EnvDte    8.0.0.0

    EnvDTE80 8.0.0.0

    envdte80 8.0.0.0

    EnvDTE80 8.0.0.0

    envdte90 9.0.0.0

    EnvDTE90 9.0.0.0

    envdte90a 9.0.0.0

    EnvDTE90a 9.0.0.0

    Tuesday, August 24, 2010 3:37 PM
  • You do need to do your own printing if you want to have File.Print functionality. There is no built in print functionity. The Visual Studio text editor handles the command and does its printing. If your editor is WPF or Windows Forms based, you may use the print functionality provided by those technology.

    Another option can be to put your formatted text in the Visual Studio text editor (may be a hidden window) and invoke print on it. Visual Studio Editor forum (http://social.msdn.microsoft.com/Forums/en-US/vseditor) will be a good resource if you want to pursue this option.

    You can also consider having you formatted text in a web browser control and invoke print on it...

     


    http://blogs.msdn.com/saurabhjain
    Friday, August 27, 2010 6:32 AM
  • What you seem to be saying is that VS has print capability inherent only for its known types.  You cannot enable the File/Pritn command for custom types that VS does not inherently recognize.  I'll consider that to be the answer to my question unless I hear otherwise :-)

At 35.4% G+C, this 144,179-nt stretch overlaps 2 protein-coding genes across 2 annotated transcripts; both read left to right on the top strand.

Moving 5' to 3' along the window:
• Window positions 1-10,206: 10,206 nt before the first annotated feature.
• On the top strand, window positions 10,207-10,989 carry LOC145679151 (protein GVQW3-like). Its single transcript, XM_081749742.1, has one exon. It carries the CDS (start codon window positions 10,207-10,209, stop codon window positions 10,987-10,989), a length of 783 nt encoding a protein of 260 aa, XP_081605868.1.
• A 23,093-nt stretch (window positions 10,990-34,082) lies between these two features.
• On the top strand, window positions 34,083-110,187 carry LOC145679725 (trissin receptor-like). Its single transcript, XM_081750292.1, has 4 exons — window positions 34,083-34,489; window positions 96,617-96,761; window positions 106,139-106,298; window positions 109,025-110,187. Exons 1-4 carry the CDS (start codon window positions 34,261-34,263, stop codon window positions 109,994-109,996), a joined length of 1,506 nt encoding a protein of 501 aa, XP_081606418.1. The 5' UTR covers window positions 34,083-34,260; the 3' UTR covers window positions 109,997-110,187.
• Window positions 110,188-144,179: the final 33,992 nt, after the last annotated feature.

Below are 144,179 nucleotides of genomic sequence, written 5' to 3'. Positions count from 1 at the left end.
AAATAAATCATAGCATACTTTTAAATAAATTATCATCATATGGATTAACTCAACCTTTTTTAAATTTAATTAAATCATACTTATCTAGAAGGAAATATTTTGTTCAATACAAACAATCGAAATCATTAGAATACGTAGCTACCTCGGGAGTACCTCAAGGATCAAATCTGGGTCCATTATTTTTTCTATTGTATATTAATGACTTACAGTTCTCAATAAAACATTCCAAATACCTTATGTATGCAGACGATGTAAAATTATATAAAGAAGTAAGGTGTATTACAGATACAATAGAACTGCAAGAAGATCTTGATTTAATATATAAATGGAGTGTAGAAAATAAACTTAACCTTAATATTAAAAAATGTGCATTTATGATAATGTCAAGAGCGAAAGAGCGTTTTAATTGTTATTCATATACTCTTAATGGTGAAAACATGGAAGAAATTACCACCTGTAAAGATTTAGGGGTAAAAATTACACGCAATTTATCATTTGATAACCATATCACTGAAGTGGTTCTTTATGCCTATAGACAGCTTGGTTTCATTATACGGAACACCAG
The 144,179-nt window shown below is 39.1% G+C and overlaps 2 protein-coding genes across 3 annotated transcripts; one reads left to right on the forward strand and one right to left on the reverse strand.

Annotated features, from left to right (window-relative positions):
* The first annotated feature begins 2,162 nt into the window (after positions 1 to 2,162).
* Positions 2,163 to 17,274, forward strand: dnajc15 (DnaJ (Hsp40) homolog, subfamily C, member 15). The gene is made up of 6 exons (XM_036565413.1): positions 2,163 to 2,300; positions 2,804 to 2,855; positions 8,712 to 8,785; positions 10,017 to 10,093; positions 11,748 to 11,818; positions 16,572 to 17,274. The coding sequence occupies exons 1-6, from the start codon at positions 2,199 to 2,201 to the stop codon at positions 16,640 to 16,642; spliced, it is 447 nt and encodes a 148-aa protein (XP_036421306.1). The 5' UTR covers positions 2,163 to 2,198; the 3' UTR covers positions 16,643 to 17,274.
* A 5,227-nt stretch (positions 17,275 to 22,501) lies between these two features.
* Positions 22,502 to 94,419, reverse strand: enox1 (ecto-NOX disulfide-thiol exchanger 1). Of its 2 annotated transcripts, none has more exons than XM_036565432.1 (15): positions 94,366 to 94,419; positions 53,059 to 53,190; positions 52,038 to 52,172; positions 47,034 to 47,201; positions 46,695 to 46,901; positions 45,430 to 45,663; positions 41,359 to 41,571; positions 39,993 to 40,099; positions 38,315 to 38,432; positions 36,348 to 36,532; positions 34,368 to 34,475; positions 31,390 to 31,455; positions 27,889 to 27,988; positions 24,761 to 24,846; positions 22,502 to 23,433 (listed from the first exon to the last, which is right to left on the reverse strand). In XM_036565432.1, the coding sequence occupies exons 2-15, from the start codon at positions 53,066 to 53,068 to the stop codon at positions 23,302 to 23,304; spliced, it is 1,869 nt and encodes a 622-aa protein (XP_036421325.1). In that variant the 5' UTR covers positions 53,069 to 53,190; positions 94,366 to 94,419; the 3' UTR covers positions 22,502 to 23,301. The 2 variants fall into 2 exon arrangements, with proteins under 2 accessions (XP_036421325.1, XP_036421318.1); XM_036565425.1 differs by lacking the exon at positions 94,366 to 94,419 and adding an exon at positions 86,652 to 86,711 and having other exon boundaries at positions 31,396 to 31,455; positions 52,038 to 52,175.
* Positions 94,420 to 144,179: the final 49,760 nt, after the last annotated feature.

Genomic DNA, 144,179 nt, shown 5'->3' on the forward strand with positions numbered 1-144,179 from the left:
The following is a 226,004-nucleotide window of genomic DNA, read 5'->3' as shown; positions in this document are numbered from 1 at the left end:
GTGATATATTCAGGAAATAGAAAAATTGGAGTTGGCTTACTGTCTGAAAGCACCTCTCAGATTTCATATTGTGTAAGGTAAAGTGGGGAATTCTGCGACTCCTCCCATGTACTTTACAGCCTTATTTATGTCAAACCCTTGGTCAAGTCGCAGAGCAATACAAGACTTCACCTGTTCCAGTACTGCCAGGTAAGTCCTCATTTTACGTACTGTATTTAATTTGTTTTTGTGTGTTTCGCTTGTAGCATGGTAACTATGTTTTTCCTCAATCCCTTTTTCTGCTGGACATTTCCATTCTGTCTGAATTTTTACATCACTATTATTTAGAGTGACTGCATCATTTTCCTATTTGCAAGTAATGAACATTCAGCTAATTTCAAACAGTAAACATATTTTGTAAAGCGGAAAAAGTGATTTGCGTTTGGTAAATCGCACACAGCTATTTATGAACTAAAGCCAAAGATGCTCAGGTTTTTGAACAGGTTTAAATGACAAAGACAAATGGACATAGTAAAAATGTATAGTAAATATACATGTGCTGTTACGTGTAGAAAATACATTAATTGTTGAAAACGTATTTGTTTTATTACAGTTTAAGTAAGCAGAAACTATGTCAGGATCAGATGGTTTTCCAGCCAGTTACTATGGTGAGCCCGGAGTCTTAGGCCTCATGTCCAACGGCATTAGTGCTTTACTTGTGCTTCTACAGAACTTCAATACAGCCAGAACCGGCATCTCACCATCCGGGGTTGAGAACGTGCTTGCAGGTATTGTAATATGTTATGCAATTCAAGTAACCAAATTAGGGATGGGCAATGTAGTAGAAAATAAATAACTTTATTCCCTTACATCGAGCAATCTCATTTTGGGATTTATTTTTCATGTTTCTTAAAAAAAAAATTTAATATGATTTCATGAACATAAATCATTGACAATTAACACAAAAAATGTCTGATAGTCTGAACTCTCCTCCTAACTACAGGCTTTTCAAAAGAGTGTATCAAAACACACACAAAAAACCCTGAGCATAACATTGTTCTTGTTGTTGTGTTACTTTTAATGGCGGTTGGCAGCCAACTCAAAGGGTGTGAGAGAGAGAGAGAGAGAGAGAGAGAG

Friday, August 27, 2010 1:29 PM
  • yes, implemened a custom editor or a custom toolwindow. Now we need to enable print support. By default it is always disabled. How to make enabled.

    Can give me steps or samples on this.

    Regards,

    Ranga

    Thursday, May 12, 2011 11:49 AM
  • You need to respond to cmdidPrint and say it is enabled.

    Ryan

    Thursday, May 12, 2011 2:19 PM
  •  

    OleMenuCommandService mcs = GetService(typeof(IMenuCommandService)) as OleMenuCommandService

    ;

    It works for me as per the below code.

    if (null != mcs)

    {

     

    // Create command in tool window

     

    CommandID toolwndCommandID = new CommandID(Guid.Parse("5EFC7975-14BC-11CF-9B2B-00AA00573819"

    ), 27);

     

    MenuCommand menuToolWin = new MenuCommand

    (NewProjectPackagePackage_printdoc, toolwndCommandID);

    menuToolWin.Enabled =

    true

    ;

    mcs.AddCommand(menuToolWin);

    }

    

    

     

    void NewProjectPackagePackage_printdoc(object sender, EventArgs e)

    {

     

    if (CustomPrint != null)

    CustomPrint(

    this, new CustomEventArgs(currenteditorFrame));

    }

    Friday, May 20, 2011 4:10 AM